There is a sort of meta-text for contemporary knowledge and art production. We work on it for a significant part of our lives, continuously expanding and improving it. Curriculum Vitae is its name but it is usually called by its abbreviation, “sivi” (CV). Structurally, the CV repeats, on the scale of individuals, the nineteen-century myth of progress. This is the fiction of linear progression presented in the form of a gradual acquisition of knowledge, skills, and recognitions, a progression imaginable only in a life that unfolds through a homogenous, empty time with no meaning outside the CV.
In the CV, life becomes a race to catch up with time, and life can never be fast enough. The CV follows the pattern of a historicism that is not only intrinsic to the hegemonic model of education but to the modern idea of society and today’s global relations of domination. The CV equalizes our lives on the level of abstract values only to reproduce existing inequalities, dismissing the majority of individuals, societies, and cultures as “delayed.” At the same time it regulates knowledge and art production, standardizes its selection procedures, unifies its field, guards its boundaries, maintains its hierarchies, and disciplines its workers.
This is the point from which the critique of contemporary sivization of life departs in order to challenge the neoliberal commodification of education—it is the point where the course of life antagonistically crosses the praxis of social transformation, labor, and politics. Learning Place is a week-long educational performance modelled on an application for academic job. Approximately 170 students present for the 7-day event are divided in up to 15 groups and invited to draft a CV of an imagined academic applying for a job at the “Academy of the Cultures of the World.” The task of each group is to create a dummy CV with a name, an educational background, as well as a list of publications, exhibitions, curatorial achievements, academic affiliations, etc. Designed to facilitate this task, the program of Learning Place offers a variety of theoretical and artistic interventions by almost 50 theorists, artists, curators, and activists through over 30 workshops, lectures, panel discussions, and public interviews some of which are open to the wider FORMER WEST public. The program focuses mostly on topics such as the commodification of knowledge, critique of creativity, and functioning of edu-industries in today’s cognitive capitalism. At the end, visitors and participants are given the opportunity to vote on their favorite CV. Two side modules of Learning Place tackle the problem of copyright, plagiarism, and translational processes in the production and reproduction of knowledge.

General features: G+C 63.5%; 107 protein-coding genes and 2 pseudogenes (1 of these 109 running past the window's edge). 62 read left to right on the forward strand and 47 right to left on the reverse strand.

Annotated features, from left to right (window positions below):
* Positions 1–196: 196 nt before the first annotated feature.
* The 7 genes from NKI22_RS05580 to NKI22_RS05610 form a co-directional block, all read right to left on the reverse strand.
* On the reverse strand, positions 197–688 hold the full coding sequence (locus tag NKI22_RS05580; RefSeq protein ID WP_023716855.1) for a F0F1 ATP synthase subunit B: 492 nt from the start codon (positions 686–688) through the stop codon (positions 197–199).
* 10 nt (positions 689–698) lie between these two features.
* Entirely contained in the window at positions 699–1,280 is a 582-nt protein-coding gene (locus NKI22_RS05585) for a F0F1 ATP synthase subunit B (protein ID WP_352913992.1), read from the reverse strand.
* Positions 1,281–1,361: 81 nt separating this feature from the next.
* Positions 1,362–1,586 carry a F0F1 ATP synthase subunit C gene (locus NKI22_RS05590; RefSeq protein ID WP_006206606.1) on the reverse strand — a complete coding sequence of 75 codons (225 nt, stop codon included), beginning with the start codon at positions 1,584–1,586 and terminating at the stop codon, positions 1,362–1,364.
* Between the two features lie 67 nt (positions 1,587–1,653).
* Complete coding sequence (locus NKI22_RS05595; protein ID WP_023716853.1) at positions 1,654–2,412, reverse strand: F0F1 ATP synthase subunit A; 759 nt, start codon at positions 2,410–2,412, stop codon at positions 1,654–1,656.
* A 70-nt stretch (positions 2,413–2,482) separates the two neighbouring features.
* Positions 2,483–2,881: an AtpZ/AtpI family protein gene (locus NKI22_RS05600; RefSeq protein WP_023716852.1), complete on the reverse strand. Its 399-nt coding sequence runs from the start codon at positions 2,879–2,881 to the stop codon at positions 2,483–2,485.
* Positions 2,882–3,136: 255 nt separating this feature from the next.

The performative engagement with the program of Learning Place, and especially with the ideological construct of the CV, aims for an estrangement effect following dramatist Bertolt Brecht. It should strip the dominant educational practice of its self-evident normality and so foster its critique and necessary transformation.